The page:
The John Nurminen Foundation helps protect the Archipelago Sea in the farmland gypsum treatment project

Gypsum treatment of fields is a new, promising Baltic Sea protection measure that will be introduced on a large scale in the autumn of 2016, in an area of 1,550 hectares in Savijoki, south-western Finland. The John Nurminen Foundation participates in the launch of the gypsum experiment through the NutriTrade project that it manages. The project receives funding from the EU Central Baltic programme.  The experiment, entitled the SAVE project, was granted the top funding by the government in the summer of 2016. The SAVE gypsum pilot project is managed by the University of Helsinki and the Finnish Environment Institute.

The results were promising in the earlier, seven-year TraP project, in which gypsum application to fields was employed experimentally on a smaller scale in the Municipality of Nurmijärvi: gypsum treatment can reduce phosphorous runoff from clay fields by up to 50 per cent with instant effect.

In the autumn of 2014, the Foundation decided to start the active promotion of a large-scale gypsum treatment project, as studies have proved it to be a fast and effective way of reducing phosphorous runoff from Finnish agriculture to the Baltic Sea.  At the same time, it is possible to curb the runoff of sediment, a reason for water turning turbid, and to prevent biocides etc. from ending up in the sea. The method has also been estimated to be very cost-efficient: the treatment of all the fields in southern Finland would cost a mere €11 million a year; in the context of environmental aid granted to farming as a whole, this is very reasonable.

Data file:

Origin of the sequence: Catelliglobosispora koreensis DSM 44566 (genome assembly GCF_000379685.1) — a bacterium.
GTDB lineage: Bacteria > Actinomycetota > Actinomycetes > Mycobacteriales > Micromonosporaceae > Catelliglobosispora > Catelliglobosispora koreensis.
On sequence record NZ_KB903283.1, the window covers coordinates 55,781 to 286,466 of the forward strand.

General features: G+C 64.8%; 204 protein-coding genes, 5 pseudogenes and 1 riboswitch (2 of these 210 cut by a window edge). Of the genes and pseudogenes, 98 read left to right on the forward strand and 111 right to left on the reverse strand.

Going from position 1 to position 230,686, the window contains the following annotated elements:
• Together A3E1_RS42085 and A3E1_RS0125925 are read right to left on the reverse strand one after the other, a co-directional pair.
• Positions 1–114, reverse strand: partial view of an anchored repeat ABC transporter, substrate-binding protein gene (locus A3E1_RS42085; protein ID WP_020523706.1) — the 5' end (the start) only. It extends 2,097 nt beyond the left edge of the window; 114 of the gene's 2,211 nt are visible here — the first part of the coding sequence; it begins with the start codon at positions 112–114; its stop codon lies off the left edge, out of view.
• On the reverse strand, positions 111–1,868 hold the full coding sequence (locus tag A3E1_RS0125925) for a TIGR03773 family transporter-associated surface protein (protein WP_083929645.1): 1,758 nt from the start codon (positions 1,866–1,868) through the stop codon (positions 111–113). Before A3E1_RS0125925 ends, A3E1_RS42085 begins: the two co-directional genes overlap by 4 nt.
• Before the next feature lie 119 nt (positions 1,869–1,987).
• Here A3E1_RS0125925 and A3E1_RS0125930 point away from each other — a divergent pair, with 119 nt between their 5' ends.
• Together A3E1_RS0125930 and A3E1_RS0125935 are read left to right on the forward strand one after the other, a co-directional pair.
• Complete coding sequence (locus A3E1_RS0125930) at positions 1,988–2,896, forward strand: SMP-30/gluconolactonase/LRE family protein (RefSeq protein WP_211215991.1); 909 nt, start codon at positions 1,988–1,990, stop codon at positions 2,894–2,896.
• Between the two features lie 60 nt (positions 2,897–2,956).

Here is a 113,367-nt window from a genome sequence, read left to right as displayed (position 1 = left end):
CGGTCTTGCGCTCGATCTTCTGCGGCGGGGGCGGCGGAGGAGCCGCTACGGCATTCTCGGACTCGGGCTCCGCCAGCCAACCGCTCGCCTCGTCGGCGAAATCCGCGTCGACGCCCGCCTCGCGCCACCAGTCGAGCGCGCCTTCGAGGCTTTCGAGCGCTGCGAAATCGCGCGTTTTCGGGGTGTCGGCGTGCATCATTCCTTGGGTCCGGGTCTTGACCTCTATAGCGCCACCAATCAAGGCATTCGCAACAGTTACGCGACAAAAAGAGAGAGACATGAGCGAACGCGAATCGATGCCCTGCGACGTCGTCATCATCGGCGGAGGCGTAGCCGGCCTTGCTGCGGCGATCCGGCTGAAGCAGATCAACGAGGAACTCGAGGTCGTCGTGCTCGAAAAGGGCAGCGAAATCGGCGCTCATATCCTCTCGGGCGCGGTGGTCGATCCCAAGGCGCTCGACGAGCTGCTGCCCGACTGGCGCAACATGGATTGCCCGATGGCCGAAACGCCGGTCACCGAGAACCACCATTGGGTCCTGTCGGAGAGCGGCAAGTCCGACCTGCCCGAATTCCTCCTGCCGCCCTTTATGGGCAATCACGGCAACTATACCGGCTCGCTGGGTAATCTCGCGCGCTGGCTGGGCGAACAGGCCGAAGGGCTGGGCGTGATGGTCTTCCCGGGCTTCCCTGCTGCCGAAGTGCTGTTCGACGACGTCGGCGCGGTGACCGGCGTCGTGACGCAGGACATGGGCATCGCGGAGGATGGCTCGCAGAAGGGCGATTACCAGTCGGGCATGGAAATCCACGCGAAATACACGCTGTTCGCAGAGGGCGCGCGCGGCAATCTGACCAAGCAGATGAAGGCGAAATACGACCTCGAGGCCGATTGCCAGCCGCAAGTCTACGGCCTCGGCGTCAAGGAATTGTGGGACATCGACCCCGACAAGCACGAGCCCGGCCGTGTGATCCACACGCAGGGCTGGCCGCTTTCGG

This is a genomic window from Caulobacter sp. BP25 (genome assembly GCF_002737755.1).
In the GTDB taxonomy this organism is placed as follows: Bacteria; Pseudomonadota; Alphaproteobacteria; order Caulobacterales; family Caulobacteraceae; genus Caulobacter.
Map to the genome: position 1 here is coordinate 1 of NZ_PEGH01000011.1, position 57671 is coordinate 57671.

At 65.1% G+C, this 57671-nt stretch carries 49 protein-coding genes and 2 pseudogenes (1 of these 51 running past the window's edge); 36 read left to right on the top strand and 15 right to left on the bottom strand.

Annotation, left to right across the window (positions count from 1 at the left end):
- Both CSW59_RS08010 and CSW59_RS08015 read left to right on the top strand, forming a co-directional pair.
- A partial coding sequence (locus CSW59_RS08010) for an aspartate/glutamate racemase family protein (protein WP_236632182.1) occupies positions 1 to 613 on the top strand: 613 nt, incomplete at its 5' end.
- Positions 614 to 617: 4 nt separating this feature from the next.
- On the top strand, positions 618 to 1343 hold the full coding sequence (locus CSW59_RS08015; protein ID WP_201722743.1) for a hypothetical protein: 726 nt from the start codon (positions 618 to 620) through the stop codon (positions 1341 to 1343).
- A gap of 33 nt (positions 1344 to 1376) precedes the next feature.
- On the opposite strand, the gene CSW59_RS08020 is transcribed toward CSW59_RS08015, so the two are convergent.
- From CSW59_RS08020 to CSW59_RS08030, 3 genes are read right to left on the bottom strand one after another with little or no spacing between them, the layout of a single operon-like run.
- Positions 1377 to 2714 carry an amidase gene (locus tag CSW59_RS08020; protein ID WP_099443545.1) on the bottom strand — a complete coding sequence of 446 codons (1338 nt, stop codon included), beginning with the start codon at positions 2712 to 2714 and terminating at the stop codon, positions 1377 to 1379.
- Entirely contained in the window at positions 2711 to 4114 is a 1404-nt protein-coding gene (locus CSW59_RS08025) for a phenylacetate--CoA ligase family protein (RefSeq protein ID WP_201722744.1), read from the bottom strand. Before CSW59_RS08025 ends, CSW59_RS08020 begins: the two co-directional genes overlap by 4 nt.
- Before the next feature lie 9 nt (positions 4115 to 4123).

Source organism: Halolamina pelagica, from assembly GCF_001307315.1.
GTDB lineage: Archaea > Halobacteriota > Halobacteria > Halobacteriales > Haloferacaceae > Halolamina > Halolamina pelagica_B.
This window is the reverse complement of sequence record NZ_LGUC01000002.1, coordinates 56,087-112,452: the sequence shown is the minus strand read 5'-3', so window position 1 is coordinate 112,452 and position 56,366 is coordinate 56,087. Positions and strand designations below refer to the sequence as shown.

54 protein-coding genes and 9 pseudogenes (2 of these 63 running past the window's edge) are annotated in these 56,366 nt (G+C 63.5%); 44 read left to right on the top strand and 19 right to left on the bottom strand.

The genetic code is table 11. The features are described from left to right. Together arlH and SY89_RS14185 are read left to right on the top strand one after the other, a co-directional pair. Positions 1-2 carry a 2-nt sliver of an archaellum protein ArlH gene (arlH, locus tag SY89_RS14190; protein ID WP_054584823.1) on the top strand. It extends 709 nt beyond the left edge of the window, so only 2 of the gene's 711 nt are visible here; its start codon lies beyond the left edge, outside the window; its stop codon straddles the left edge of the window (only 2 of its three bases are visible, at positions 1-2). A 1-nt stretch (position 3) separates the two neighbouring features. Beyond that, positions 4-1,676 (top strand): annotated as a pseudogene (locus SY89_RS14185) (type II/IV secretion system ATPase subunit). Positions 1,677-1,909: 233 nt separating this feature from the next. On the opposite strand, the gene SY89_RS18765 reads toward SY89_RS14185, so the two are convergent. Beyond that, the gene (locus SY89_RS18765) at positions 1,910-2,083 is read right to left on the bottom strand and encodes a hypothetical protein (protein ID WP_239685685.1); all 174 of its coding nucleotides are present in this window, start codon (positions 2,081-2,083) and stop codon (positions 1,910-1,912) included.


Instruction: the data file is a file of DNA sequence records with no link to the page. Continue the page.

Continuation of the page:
“With the field gypsum treatment, it is possible to reduce the amount of agricultural phosphorous discharges to the Archipelago Sea by nearly one-third immediately, raising hopes for the waters being cleared in the entire Archipelago Sea area. Before, fast reduction of the agriculture’s runoff has been difficult, especially in the case of phosphorus – a key nutrient of blue-green algae – because it builds up in farming land, causing runoff for 10–30 years. Now, we could help the Archipelago Sea, which is negatively affected by agriculture; the significant nutrient cut-backs that we have managed to achieve with our previous projects, the St. Petersburg treatment plants and the Luga River fertilizer plant, do not help its inner water areas,” explains Marjukka Porvari, John Nurminen Foundation’s Director of the Clean Baltic Sea projects.

The preparation for the gypsum treatment of the farming fields in the Archipelago Sea area took off in the autumn of 2015, with the help of funding from the NutriTrade project managed by the Foundation.  The gypsum treatment is the project’s pilot activity that may significantly reduce the nutrient discharges causing eutrophication in the Baltic Sea. In the autumn of 2015, a single, suitable area of farmland was found for the gypsum pilot project in Savijoki (photo by Eliisa Punttila), an area comprising the municipalities of Lieto, Paimio and Aura in south-western Finland. Next, in early 2016, there was a search for local farmers who were willing to spread gypsum on their fields, and the practical arrangements were made to acquire the gypsum and organise the logistics. Farmers will be able to apply the gypsum on their fields in the autumn of 2016.

“The opportunity to improve the condition of the Archipelago Sea is delightful news for us and our sponsors to whom the Archipelago Sea is an embodiment of the unique natural beauty of the Finnish archipelago. This is the reason we have been lobbying for the gypsum pilot project to be included in the decision-makers’ agenda, and decided to start funding it. In accordance with our working methods, the project seeks to improve the state of the Baltic Sea with efficient first-aid measures. If the gypsum method really turns out to be as efficient as it now seems, it is very important to have it included in the agricultural environmental aid system,” says Secretary General of the John Nurminen Foundation, Annamari Arrakoski-Engardt.